At 7.30 on Monday morning, James Murphy’s phone rang. It was day one for New Commercial Arts, the start-up agency Murphy has co-founded with long-time colleague – and former fellow Adam & Eve partner – David Golding, alongside eight other people from across the creative and commercial industries.
That early-morning call came from a prospective client. By 9am, Murphy had a non-disclosure agreement from the marketer in his inbox and the raw scent of new business under his nose. The new agency was off the blocks.
Perhaps it’s not surprising that one of the most anticipated agency launches in the past decade should attract such immediate client interest. But none of the founders can have imagined that they would be opening for business in the midst of the worst economic and social crisis in living memory. What a time to be a new company with no revenue and 10 mouths to feed.
Campaign spoke to Murphy about launching in the chasm of a pandemic, why he’s confident that New Commercial Arts will offer something new in an oversupplied and homogenous marketplace and how he feels about pitching against his old baby.
First things first: how do you think you would be feeling right now if you and David didn’t already have many millions of pounds each in the bank?
Honestly, I think we would feel fairly similar. Last time round [when they launched Adam & Eve in 2005, becoming Adam & Eve/DDB in 2012], we used some of our savings; we didn’t pay ourselves for a very long time. However bad it got – and it did get very bad – we never borrowed a pound from anyone or took outside investment. To be honest with you, of course we could create a much more cosseted environment for this if we wanted to, but we’re not.
And you have no clients yet?
Yes, none. We’ve had a few approaches over the last few weeks with people saying: "When are you open and are you able to pitch?" And what’s really interesting is that there is business out there, there is new business activity, and I hope that as a new entrant people will be interested to see what we can bring to some of those pitches.
Talk us through the name New Commercial Arts.
Well, there’s been a trend for amusingly abrupt names for new agencies, but they all feel a little bit last decade. And so we thought we should just be much more utilitarian about it.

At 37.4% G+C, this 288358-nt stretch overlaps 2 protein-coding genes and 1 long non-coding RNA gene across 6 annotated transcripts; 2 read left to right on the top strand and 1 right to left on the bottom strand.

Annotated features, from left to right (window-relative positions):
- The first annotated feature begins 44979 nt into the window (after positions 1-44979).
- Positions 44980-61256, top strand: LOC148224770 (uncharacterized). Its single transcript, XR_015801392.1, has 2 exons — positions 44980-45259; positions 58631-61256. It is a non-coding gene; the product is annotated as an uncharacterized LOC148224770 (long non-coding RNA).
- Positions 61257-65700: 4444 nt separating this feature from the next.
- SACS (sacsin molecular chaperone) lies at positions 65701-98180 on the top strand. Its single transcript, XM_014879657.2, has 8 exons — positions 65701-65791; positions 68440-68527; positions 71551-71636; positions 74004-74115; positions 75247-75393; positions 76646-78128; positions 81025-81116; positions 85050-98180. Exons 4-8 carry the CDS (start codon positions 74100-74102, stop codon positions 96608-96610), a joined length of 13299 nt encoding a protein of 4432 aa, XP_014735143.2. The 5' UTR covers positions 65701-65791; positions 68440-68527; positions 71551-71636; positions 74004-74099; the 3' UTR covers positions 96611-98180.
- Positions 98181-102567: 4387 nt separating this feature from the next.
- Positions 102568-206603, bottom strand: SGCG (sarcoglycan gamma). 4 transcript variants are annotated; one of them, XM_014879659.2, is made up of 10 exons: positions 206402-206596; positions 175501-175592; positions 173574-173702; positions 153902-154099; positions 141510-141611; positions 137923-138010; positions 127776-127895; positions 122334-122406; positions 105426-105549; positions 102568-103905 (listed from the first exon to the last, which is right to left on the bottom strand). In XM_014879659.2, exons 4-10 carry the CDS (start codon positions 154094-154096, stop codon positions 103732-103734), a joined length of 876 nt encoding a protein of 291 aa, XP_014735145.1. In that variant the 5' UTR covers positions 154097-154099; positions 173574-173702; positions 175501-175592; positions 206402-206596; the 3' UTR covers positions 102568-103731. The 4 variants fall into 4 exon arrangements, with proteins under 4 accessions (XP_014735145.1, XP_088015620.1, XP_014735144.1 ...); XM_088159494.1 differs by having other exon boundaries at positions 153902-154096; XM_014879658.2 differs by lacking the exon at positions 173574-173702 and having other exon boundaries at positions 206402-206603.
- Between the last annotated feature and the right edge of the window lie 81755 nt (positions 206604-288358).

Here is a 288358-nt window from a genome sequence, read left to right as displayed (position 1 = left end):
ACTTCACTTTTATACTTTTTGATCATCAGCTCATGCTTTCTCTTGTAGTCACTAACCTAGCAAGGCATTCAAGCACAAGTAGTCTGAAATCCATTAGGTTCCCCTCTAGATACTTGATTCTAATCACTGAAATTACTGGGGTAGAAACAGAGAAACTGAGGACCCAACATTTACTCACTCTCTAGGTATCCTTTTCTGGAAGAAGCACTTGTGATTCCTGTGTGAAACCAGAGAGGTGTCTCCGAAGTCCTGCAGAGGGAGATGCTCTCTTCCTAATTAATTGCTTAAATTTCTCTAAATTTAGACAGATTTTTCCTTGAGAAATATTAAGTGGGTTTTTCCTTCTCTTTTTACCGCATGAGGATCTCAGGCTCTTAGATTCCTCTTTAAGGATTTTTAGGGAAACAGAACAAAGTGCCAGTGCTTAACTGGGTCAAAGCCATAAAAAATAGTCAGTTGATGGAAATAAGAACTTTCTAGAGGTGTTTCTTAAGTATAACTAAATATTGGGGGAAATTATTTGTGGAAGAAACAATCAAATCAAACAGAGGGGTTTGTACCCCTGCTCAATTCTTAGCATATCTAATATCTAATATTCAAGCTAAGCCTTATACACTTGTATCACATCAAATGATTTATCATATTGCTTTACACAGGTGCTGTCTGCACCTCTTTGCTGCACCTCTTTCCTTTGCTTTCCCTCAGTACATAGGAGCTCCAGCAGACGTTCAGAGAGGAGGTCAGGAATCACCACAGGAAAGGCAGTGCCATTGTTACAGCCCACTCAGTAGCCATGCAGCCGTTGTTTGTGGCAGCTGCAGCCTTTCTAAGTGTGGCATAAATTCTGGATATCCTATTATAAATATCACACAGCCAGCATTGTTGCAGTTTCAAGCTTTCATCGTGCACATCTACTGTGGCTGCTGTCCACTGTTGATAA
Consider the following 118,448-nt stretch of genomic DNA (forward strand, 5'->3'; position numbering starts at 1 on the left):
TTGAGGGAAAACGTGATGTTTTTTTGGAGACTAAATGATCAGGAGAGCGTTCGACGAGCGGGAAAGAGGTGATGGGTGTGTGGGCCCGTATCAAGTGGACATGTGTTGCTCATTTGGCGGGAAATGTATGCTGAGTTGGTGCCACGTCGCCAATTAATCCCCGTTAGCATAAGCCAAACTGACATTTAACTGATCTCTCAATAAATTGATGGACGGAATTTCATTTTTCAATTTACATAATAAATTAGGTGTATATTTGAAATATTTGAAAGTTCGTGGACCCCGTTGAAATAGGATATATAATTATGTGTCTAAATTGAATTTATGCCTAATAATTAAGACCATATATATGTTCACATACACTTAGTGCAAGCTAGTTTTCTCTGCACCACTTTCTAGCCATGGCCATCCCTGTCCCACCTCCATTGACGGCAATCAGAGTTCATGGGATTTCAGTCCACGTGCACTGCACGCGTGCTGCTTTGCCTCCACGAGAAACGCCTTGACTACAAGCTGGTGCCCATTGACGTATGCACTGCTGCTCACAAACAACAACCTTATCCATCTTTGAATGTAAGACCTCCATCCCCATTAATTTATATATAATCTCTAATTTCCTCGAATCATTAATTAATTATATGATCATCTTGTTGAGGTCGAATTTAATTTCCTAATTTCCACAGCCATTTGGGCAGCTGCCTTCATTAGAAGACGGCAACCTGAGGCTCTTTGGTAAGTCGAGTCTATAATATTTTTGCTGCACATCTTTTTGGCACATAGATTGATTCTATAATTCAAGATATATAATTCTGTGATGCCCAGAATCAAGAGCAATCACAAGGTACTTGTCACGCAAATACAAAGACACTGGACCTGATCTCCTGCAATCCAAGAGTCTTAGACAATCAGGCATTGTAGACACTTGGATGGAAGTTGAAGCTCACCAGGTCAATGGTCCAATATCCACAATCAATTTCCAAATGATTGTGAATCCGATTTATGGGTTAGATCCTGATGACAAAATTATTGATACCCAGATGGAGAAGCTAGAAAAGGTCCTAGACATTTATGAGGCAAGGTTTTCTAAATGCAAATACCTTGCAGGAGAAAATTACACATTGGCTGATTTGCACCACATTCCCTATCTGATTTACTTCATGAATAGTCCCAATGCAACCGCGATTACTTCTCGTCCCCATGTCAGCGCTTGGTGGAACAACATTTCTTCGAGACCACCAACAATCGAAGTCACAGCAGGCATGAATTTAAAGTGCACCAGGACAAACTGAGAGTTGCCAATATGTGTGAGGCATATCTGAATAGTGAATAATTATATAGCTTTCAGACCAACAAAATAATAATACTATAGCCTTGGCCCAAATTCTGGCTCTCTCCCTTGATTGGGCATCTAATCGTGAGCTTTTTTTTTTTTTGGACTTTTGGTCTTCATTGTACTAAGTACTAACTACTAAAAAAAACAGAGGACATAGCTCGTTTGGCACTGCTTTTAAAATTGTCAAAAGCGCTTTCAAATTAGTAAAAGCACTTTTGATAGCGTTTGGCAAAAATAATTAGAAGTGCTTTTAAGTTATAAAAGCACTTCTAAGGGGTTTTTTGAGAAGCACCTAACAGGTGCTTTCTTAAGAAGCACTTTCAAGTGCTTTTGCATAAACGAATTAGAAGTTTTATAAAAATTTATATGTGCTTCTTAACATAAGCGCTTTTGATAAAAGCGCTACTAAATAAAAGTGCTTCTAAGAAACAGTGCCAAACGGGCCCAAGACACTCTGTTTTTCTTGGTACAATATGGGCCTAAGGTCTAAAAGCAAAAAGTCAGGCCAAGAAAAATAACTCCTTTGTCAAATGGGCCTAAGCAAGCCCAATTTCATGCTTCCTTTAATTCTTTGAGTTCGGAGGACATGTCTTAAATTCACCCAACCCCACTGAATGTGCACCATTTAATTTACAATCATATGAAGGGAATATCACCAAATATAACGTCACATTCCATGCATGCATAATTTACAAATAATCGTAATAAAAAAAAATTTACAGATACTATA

We want to be unashamed about what we do. It seems that our industry has been slightly ashamed of what it does in recent years and it's been flailing around trying to articulate its role. Our name very deliberately has the word commercial because that is what our industry does. We’ll help build brands and make successful businesses, and that’s what commercial arts is there to do.
I think it’s a unique offer. I don’t think anyone else in the market brings together the strategic and creative power with the customer experience power.
How will New Commercial Arts really be different to other agencies with more breadth of talent and resource?
We want to make brands more desirable and easier to buy and that could be anything from creating a very compelling long-term positioning for a brand and creating wonderful emotional communication, through to looking at the ecommerce checkout and seeing that if you reduce it from six steps to three steps you get a much higher conversion to sale. What we want this agency to be was partly shaped by our experiences towards the end of our time at Adam & Eve, when this much more end-to-end customer journey perspective became apparent.
That’s why we brought Rob [Curran, former chief experience officer at Wunderman Thompson] on board, because we felt the strategic thinking we were doing as a traditional agency could be realised on a much broader and effective canvas through having customer experience expertise.
But there’s no doubt that the last couple of months have put so much focus on the way brands walk and not just the way they talk; the way that brands behave, the way that they actually bring value to people’s lives, has never been more under scrutiny and more clear to see. And that makes our approach look even more appropriate.
"Yeah, litigation last time, pandemic this time. It will definitely make us very, very grown-up about how we step forward with this business"
But how dramatically have you had to redraw your business plan given the past two months?
I think it’s going to be a different experience in some pretty fundamental ways that are disappointing because one of the absolute joys of being in a start-up – and this will be my third time – is that you’re a gang that gets to gather in a small space and crack stuff together, and that’s not going to be possible for some time to come.
But, equally, we do have a situation that as we’ve pulled the team together, the world of virtual working has proved to be incredibly effective. We’ve put some chemistry and credentials materials together as a virtual team and it’s been fast and really focused.
We’ve got office space on Beak Street in Soho, but I suppose we’ll probably only get about five or six of us in there now because of safe spacing, so when we are allowed to use the office it’s going to be a very different experience to what we hoped. We’ll probably have to rotate people in and out of it and it won’t quite be the family hub that we were all looking forward to.
How nervous are your colleagues now who have given up safe jobs to join you?
It’s interesting that none of them have sought any reassurance and I really give them credit for that, though I wouldn’t blame them if they had. But it’s pretty clear that you can present yourself and you can pitch who you are as a business and your energy over virtual channels. So I think that we can go into market and start to get some work. The nature of that work will be interesting, because everything that we’ve heard from recent start-ups is that there’s a much higher level of project work versus retained work than perhaps we experienced a decade ago.